In recent weeks, I have watched my beloved alma mater, South Carolina State University (SCSU) subjected to a campaign of deceit and sensationalism perpetrated by a few malcontents. They don't have the benefit of history or the best interest of the university at heart.
In 1980-81, I served on Governor Richard Riley's Blue Ribbon Committee that was tasked with developing a response to a lawsuit charging South Carolina and other Southern states with racial discrimination in their higher education institutions. My experience on that committee -- which was chaired by W.W. "Hootie" Johnson, for whom I developed a great deal of respect -- continues to serve me well. Our successful efforts led to South Carolina being removed from the lawsuit.
The centerpiece of our court-approved plan was assigning a unique mission to each of our state-supported higher education institutions. SCSU's unique mission was a terminal degree in education. That uniqueness did not last long because a few years later the Higher Education Commission allowed another institution to offer, what effectively was, the same degree. So in 1998 when Congress was expanding University Transportation Centers (UTC) in the "Transportation Equity Act for the 21st Century," I saw -- and took advantage of -- an opportunity to restore a unique mission to SCSU, our only state-supported historically black university.
The Blue Ribbon Committee also promised to enhance SCSU's endowment. That promise was never kept, and I have always been bothered by this oversight. Consequently, four years ago my wife, a Library Science graduate of SCSU, and I established the "James and Emily Clyburn Endowment for Archives and History" at our alma mater. And God willing, by the time we celebrate our 50-year reunion next May, that Endowment will reach $2 million.
When I ran for Congress I promised to stay focused on the future, but not lose sight of the past. In my opinion, that means doing everything I can to help right past wrongs, and SCSU's offerings and funding are among those past wrongs.
The current criticisms have to do with the UTC I designated for SCSU, and what has transpired in the dozen years since that occurred. Again, history comes into play. The history of this project provides for a better understanding of the lack of progress, but yet I have failed to see it reported in this or any newspaper save one. Here is a quick synopsis:
-- The UTC funds I secured required a state match and it took five years for SCSU to raise those funds. During that period preliminary engineering and design work was being done and architect Harvey Ezekiel was hired.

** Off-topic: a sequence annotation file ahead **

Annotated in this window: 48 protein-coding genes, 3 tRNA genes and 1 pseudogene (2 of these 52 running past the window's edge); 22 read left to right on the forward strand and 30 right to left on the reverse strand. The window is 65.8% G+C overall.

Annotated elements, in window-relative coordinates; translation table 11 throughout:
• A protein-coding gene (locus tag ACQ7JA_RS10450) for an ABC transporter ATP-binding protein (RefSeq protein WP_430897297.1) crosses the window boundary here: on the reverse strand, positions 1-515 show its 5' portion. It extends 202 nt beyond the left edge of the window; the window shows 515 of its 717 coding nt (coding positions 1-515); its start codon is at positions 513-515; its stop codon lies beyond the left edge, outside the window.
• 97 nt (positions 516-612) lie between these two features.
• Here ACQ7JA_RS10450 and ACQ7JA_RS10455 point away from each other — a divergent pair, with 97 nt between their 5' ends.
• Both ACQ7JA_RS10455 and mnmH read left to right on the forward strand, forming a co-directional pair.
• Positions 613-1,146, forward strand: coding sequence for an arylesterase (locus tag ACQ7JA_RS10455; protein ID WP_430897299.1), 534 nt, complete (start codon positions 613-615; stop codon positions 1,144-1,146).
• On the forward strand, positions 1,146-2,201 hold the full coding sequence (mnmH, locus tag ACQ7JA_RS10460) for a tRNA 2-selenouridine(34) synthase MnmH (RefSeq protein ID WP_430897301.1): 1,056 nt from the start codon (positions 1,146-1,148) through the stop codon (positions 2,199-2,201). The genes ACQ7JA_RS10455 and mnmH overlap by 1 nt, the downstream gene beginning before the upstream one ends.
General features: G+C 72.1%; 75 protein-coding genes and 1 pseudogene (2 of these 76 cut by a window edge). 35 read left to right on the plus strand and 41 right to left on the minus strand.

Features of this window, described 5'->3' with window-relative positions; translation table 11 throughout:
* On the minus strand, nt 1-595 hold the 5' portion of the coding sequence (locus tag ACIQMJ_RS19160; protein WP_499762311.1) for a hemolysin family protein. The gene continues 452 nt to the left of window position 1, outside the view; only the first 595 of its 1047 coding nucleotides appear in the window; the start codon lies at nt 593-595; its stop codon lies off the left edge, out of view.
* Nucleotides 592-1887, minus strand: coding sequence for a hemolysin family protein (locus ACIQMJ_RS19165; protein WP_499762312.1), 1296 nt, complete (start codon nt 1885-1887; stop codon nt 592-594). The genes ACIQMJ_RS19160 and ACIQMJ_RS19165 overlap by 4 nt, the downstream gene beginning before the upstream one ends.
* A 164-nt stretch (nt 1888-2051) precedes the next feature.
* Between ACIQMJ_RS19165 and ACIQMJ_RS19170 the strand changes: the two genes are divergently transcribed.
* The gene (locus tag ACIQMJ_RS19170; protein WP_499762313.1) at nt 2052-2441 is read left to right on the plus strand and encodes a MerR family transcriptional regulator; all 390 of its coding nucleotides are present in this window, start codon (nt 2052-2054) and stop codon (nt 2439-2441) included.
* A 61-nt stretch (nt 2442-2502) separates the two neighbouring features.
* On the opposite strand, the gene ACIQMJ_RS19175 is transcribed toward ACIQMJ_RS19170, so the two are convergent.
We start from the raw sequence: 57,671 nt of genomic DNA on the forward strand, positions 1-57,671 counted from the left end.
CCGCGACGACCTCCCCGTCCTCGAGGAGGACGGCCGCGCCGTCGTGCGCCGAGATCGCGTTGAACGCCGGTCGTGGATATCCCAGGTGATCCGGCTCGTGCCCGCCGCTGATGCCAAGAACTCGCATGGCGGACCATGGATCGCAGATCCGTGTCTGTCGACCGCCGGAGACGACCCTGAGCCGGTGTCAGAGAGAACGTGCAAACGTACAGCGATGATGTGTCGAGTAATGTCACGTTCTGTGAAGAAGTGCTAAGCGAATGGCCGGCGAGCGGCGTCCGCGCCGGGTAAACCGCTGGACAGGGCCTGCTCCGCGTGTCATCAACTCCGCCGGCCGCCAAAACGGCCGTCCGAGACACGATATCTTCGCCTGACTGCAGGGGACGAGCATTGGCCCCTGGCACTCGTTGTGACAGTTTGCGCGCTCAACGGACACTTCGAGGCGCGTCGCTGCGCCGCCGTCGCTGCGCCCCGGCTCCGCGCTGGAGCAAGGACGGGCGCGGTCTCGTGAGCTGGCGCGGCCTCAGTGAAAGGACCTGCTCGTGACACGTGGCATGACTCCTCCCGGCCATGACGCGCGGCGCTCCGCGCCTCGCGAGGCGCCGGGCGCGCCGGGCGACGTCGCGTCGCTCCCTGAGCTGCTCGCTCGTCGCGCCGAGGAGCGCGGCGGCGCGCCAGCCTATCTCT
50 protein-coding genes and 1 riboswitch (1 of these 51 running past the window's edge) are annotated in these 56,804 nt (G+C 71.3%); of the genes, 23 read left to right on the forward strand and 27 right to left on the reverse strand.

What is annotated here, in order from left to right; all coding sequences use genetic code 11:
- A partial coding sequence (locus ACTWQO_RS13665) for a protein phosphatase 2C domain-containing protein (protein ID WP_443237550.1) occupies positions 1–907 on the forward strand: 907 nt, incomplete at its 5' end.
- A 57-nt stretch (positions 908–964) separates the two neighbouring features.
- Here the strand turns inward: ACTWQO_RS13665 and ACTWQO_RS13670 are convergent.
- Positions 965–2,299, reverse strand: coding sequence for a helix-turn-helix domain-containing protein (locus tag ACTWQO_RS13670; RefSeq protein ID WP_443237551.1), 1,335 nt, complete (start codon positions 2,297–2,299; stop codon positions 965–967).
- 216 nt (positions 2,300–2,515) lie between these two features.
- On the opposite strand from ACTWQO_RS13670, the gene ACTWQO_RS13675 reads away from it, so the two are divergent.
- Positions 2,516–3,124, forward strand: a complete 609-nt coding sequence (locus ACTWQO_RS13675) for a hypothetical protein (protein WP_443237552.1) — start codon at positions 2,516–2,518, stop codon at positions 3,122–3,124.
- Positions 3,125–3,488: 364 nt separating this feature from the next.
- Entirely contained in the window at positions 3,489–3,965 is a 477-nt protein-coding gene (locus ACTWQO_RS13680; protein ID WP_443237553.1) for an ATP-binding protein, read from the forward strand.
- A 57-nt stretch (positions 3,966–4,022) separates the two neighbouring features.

-- The 2005 groundbreaking was followed by a series of problems:
-- SCSU learned it did not own three acres in the middle of the 24-acre site and negotiations to purchase that property took a year and half.
-- It took another year for the City of Orangeburg to deed the streets involved to the university.
-- The State of South Carolina then ordered the university to complete a traffic impact study which took an additional six months.
-- In 2008, the architect was diagnosed with cancer, just as the permitting process was moving forward with the State Engineer's Office.
-- After a record number of permit denials and modification demands, the project finally won approval of the FHA and State Engineer's Office in 2009.
-- The University opened the project for bids on December 18, 2009, and received 18. The low bidder was selected, but four of the companies protested. Those protests weren't resolved until April of this year.
-- About that time Mr. Ezekiel lost his bout with cancer, and the university had to secure another architect to oversee construction.
-- Last month, all of the entities involved in the project met and final approval was given for construction to begin.
-- While all of this was going on, the University had three different presidents and the staff of the UTC changed four or five times.
Were mistakes made during this process? Probably. I don't know a whole lot about accounting systems, and I would never make excuses for inefficiency or ineffectiveness but neither rises to the level of misappropriating funds. The millions to construct the physical facility were never given to SCSU. That money, except for engineering and architecture fees still sit in the Treasury.
The reason the new president (whom the previous Board hired because they thought him to be competent, but subsequently fired because he refused to be a puppet) and the new Board leadership (whom the vast majority of the alumni consider to be committed) can say that the funds can be accounted for is because they are aware that the bulk of the transportation money being questioned funded the National Summer Transportation Institute for which SCSU was the lead agency. Those funds passed through SCSU to scores of colleges and universities across the country and no wrongdoing was ever alleged.
People who would love to see SCSU shuttered are getting help from some unlikely sources. SCSU's troubles lay largely at the feet of a few former and current board members who were cited by the Southern Association of Colleges and Universities for micromanaging and interfering in the academic and athletic operations of the university.
We have witnessed the dark side of a rush to judgment with the recent Shirley Sherrod case. Just as she was unfairly and inaccurately accused, it is my belief that history may report this story differently. SCSU has welcomed audits at the state and federal levels. We ought to let that accounting take place through the proper channels, not through the media. Let's leave it to the experts, and withhold judgment until all the facts are in.